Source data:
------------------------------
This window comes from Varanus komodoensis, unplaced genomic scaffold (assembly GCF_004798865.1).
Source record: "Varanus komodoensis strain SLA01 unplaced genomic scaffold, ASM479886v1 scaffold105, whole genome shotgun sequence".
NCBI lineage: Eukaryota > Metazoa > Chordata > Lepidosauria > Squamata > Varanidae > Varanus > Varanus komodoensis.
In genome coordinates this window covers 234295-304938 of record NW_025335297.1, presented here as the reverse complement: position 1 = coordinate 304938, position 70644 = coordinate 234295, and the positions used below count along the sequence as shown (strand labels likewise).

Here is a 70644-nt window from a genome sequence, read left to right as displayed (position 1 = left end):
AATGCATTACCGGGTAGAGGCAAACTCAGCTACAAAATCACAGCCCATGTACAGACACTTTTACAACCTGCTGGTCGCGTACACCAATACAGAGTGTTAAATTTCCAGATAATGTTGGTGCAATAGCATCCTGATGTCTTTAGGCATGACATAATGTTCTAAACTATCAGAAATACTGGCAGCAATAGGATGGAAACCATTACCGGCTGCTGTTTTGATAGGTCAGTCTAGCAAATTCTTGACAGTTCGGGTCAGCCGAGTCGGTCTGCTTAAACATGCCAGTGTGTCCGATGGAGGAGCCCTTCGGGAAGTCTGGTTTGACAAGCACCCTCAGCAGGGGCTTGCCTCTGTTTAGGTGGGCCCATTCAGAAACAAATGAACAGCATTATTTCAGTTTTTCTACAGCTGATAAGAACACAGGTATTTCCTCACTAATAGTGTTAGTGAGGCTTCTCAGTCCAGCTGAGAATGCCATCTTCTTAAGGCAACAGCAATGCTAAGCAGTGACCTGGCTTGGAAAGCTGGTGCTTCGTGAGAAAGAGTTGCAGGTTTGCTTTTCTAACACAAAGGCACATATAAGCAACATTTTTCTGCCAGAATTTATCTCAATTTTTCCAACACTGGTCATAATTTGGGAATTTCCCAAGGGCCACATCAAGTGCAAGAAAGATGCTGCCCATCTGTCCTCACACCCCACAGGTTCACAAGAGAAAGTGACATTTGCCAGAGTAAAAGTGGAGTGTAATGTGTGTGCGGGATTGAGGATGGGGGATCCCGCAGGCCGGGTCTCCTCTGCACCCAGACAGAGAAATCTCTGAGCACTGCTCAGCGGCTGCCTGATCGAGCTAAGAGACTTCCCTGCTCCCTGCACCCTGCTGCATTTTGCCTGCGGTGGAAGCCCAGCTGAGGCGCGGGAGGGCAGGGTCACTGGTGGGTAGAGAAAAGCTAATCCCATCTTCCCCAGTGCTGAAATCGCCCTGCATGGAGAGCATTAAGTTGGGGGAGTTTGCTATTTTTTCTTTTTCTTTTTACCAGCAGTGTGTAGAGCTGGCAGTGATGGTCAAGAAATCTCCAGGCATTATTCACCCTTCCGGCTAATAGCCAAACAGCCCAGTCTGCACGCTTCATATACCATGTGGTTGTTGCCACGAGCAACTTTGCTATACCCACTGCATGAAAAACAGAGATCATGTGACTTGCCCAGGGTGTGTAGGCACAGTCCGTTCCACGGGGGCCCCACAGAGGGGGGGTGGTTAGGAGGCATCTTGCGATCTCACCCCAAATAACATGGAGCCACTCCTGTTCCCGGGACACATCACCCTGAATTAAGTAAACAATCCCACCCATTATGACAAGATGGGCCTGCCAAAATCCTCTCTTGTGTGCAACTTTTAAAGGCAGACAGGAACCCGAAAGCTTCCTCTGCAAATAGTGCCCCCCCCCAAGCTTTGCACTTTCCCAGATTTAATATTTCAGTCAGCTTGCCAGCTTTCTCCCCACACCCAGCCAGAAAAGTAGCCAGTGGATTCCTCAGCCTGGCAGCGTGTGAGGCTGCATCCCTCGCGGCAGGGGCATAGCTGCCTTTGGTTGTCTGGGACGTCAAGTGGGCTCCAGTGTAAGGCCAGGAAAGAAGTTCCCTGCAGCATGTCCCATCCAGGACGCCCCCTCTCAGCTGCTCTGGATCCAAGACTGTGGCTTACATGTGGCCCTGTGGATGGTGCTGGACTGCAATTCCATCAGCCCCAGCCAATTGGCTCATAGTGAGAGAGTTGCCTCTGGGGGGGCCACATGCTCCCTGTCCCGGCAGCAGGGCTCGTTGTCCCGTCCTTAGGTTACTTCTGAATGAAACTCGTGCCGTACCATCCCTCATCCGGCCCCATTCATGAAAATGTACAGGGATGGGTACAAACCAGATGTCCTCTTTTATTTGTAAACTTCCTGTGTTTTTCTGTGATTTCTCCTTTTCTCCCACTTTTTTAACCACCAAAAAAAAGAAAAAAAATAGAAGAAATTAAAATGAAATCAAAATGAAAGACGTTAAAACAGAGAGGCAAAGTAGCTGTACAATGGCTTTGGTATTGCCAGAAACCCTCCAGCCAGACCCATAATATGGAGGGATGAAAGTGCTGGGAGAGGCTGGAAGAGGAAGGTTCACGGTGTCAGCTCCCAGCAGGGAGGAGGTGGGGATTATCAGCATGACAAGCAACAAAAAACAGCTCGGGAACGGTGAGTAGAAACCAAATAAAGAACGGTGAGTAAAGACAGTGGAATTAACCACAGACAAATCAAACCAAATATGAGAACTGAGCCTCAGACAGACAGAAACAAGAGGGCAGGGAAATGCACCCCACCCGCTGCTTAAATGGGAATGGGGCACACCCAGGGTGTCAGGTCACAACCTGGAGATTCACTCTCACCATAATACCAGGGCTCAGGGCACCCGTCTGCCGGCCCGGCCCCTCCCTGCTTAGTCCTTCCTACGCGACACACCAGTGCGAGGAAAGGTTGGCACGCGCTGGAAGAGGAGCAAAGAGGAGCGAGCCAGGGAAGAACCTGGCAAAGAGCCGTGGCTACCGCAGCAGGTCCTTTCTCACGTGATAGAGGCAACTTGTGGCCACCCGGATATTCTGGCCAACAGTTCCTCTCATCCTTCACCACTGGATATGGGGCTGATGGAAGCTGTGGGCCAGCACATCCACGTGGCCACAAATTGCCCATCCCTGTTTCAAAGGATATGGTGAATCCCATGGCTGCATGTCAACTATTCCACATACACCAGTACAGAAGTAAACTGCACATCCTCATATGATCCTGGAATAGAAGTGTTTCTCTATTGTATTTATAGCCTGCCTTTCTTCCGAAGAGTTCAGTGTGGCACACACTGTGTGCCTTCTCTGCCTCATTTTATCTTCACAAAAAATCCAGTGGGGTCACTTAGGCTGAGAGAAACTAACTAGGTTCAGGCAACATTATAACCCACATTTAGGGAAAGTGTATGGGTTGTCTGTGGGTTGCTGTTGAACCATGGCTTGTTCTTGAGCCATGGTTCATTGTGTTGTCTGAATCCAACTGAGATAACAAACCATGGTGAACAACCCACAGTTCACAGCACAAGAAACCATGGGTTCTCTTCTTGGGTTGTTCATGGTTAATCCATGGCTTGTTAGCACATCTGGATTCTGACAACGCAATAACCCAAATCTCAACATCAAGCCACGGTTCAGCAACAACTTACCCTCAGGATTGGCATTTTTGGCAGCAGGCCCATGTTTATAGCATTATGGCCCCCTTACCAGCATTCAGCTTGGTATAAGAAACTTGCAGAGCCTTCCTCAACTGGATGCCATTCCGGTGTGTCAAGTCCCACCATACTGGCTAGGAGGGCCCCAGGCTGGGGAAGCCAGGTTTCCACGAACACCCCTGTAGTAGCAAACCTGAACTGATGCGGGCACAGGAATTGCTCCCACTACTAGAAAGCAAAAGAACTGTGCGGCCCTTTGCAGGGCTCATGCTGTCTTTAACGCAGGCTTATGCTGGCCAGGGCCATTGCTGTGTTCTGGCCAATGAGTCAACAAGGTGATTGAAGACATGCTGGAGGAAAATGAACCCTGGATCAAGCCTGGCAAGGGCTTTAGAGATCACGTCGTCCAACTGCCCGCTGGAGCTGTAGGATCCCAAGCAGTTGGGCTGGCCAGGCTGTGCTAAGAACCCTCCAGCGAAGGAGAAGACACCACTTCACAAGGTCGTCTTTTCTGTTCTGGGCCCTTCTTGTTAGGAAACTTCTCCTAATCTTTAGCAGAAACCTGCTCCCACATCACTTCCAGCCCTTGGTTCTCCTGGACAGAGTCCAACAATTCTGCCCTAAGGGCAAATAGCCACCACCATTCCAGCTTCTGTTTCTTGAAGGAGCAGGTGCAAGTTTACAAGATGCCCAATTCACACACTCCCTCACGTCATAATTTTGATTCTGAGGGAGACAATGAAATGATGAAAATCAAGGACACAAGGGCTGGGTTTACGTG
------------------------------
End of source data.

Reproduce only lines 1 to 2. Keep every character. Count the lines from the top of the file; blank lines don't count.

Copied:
This window comes from Varanus komodoensis, unplaced genomic scaffold (assembly GCF_004798865.1).
Source record: "Varanus komodoensis strain SLA01 unplaced genomic scaffold, ASM479886v1 scaffold105, whole genome shotgun sequence".